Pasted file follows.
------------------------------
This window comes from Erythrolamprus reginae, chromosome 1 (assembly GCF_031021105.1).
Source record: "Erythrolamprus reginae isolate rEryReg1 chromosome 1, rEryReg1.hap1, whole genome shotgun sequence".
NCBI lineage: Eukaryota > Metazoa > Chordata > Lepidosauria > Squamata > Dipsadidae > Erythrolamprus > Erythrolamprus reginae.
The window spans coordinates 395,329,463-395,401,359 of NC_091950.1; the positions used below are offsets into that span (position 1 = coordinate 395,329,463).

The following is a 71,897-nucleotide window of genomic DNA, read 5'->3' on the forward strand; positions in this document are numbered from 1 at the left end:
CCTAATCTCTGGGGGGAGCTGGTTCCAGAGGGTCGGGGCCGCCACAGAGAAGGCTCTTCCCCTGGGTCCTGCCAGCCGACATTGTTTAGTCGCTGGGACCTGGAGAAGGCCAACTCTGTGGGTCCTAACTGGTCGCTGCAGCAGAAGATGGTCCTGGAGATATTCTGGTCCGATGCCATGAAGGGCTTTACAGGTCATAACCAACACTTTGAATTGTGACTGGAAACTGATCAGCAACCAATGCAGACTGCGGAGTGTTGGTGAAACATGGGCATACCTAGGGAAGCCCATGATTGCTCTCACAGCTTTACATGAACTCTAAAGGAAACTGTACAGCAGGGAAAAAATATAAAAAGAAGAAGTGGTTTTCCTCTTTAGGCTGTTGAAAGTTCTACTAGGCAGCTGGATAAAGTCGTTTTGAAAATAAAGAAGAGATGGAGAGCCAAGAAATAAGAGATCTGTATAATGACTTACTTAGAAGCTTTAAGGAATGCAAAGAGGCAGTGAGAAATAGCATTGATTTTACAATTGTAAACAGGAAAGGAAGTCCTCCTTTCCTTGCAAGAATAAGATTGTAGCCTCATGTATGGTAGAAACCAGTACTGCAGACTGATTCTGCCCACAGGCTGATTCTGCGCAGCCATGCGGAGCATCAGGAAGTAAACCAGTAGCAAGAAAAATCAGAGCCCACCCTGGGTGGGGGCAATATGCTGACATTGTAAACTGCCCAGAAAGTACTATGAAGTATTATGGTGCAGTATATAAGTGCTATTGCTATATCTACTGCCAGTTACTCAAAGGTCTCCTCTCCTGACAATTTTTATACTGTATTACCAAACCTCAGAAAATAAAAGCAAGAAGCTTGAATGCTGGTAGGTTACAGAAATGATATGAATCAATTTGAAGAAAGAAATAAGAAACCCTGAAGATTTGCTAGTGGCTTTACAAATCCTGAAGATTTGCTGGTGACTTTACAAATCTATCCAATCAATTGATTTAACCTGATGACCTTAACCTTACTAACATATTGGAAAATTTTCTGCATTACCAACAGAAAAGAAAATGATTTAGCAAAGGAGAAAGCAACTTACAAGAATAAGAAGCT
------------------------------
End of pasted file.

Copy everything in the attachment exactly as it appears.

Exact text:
This window comes from Erythrolamprus reginae, chromosome 1 (assembly GCF_031021105.1).
Source record: "Erythrolamprus reginae isolate rEryReg1 chromosome 1, rEryReg1.hap1, whole genome shotgun sequence".
NCBI lineage: Eukaryota > Metazoa > Chordata > Lepidosauria > Squamata > Dipsadidae > Erythrolamprus > Erythrolamprus reginae.
The window spans coordinates 395,329,463-395,401,359 of NC_091950.1; the positions used below are offsets into that span (position 1 = coordinate 395,329,463).

The following is a 71,897-nucleotide window of genomic DNA, read 5'->3' on the forward strand; positions in this document are numbered from 1 at the left end:
CCTAATCTCTGGGGGGAGCTGGTTCCAGAGGGTCGGGGCCGCCACAGAGAAGGCTCTTCCCCTGGGTCCTGCCAGCCGACATTGTTTAGTCGCTGGGACCTGGAGAAGGCCAACTCTGTGGGTCCTAACTGGTCGCTGCAGCAGAAGATGGTCCTGGAGATATTCTGGTCCGATGCCATGAAGGGCTTTACAGGTCATAACCAACACTTTGAATTGTGACTGGAAACTGATCAGCAACCAATGCAGACTGCGGAGTGTTGGTGAAACATGGGCATACCTAGGGAAGCCCATGATTGCTCTCACAGCTTTACATGAACTCTAAAGGAAACTGTACAGCAGGGAAAAAATATAAAAAGAAGAAGTGGTTTTCCTCTTTAGGCTGTTGAAAGTTCTACTAGGCAGCTGGATAAAGTCGTTTTGAAAATAAAGAAGAGATGGAGAGCCAAGAAATAAGAGATCTGTATAATGACTTACTTAGAAGCTTTAAGGAATGCAAAGAGGCAGTGAGAAATAGCATTGATTTTACAATTGTAAACAGGAAAGGAAGTCCTCCTTTCCTTGCAAGAATAAGATTGTAGCCTCATGTATGGTAGAAACCAGTACTGCAGACTGATTCTGCCCACAGGCTGATTCTGCGCAGCCATGCGGAGCATCAGGAAGTAAACCAGTAGCAAGAAAAATCAGAGCCCACCCTGGGTGGGGGCAATATGCTGACATTGTAAACTGCCCAGAAAGTACTATGAAGTATTATGGTGCAGTATATAAGTGCTATTGCTATATCTACTGCCAGTTACTCAAAGGTCTCCTCTCCTGACAATTTTTATACTGTATTACCAAACCTCAGAAAATAAAAGCAAGAAGCTTGAATGCTGGTAGGTTACAGAAATGATATGAATCAATTTGAAGAAAGAAATAAGAAACCCTGAAGATTTGCTAGTGGCTTTACAAATCCTGAAGATTTGCTGGTGACTTTACAAATCTATCCAATCAATTGATTTAACCTGATGACCTTAACCTTACTAACATATTGGAAAATTTTCTGCATTACCAACAGAAAAGAAAATGATTTAGCAAAGGAGAAAGCAACTTACAAGAATAAGAAGCT